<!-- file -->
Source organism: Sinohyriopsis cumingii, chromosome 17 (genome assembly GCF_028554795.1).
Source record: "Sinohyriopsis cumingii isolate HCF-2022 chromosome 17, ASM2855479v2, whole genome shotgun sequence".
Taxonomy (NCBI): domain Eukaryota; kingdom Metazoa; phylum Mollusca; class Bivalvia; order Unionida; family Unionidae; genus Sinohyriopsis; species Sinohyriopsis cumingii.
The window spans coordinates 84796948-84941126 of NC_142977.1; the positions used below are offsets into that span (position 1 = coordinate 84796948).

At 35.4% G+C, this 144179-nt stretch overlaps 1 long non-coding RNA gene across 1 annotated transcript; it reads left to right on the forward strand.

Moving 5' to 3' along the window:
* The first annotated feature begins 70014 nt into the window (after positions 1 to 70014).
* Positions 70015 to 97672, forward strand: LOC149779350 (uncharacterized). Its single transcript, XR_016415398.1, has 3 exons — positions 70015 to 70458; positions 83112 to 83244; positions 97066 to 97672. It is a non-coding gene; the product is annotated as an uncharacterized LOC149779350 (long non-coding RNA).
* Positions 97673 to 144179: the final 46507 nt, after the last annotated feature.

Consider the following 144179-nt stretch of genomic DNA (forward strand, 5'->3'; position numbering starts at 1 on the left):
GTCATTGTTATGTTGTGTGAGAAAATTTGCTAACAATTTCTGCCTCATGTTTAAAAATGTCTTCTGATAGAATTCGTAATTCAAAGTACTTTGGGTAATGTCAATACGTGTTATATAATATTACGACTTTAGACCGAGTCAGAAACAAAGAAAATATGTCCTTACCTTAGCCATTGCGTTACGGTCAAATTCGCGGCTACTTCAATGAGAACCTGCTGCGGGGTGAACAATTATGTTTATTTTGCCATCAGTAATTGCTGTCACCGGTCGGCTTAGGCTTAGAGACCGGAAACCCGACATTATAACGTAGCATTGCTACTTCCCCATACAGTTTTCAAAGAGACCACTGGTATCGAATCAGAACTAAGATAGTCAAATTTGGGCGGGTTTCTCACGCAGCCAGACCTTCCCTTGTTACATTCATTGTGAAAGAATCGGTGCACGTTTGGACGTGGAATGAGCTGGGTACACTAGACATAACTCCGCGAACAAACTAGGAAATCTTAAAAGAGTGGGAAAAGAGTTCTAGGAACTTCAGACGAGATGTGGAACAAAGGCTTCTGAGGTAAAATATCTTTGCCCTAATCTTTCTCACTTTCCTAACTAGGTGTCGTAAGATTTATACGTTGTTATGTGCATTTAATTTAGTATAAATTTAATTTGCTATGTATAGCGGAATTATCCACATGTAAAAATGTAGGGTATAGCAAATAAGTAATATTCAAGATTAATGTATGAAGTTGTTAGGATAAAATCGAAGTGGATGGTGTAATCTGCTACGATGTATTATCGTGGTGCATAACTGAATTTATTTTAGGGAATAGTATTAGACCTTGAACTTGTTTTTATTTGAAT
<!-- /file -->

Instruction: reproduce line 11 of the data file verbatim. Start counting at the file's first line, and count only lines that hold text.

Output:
GTCATTGTTATGTTGTGTGAGAAAATTTGCTAACAATTTCTGCCTCATGTTTAAAAATGTCTTCTGATAGAATTCGTAATTCAAAGTACTTTGGGTAATGTCAATACGTGTTATATAATATTACGACTTTAGACCGAGTCAGAAACAAAGAAAATATGTCCTTACCTTAGCCATTGCGTTACGGTCAAATTCGCGGCTACTTCAATGAGAACCTGCTGCGGGGTGAACAATTATGTTTATTTTGCCATCAGTAATTGCTGTCACCGGTCGGCTTAGGCTTAGAGACCGGAAACCCGACATTATAACGTAGCATTGCTACTTCCCCATACAGTTTTCAAAGAGACCACTGGTATCGAATCAGAACTAAGATAGTCAAATTTGGGCGGGTTTCTCACGCAGCCAGACCTTCCCTTGTTACATTCATTGTGAAAGAATCGGTGCACGTTTGGACGTGGAATGAGCTGGGTACACTAGACATAACTCCGCGAACAAACTAGGAAATCTTAAAAGAGTGGGAAAAGAGTTCTAGGAACTTCAGACGAGATGTGGAACAAAGGCTTCTGAGGTAAAATATCTTTGCCCTAATCTTTCTCACTTTCCTAACTAGGTGTCGTAAGATTTATACGTTGTTATGTGCATTTAATTTAGTATAAATTTAATTTGCTATGTATAGCGGAATTATCCACATGTAAAAATGTAGGGTATAGCAAATAAGTAATATTCAAGATTAATGTATGAAGTTGTTAGGATAAAATCGAAGTGGATGGTGTAATCTGCTACGATGTATTATCGTGGTGCATAACTGAATTTATTTTAGGGAATAGTATTAGACCTTGAACTTGTTTTTATTTGAAT